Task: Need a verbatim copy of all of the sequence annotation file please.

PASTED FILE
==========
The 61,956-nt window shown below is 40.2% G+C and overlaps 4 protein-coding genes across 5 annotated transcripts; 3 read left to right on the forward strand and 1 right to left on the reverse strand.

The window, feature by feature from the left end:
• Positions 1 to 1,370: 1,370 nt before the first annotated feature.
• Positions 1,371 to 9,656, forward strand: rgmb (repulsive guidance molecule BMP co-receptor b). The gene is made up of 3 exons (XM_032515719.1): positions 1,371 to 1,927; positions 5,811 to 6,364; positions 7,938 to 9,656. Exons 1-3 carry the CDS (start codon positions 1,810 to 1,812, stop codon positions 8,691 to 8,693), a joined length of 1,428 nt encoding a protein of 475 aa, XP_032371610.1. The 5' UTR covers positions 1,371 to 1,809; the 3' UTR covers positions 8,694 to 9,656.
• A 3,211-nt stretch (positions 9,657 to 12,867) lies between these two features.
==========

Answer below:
The 61,956-nt window shown below is 40.2% G+C and overlaps 4 protein-coding genes across 5 annotated transcripts; 3 read left to right on the forward strand and 1 right to left on the reverse strand.

The window, feature by feature from the left end:
• Positions 1 to 1,370: 1,370 nt before the first annotated feature.
• Positions 1,371 to 9,656, forward strand: rgmb (repulsive guidance molecule BMP co-receptor b). The gene is made up of 3 exons (XM_032515719.1): positions 1,371 to 1,927; positions 5,811 to 6,364; positions 7,938 to 9,656. Exons 1-3 carry the CDS (start codon positions 1,810 to 1,812, stop codon positions 8,691 to 8,693), a joined length of 1,428 nt encoding a protein of 475 aa, XP_032371610.1. The 5' UTR covers positions 1,371 to 1,809; the 3' UTR covers positions 8,694 to 9,656.
• A 3,211-nt stretch (positions 9,657 to 12,867) lies between these two features.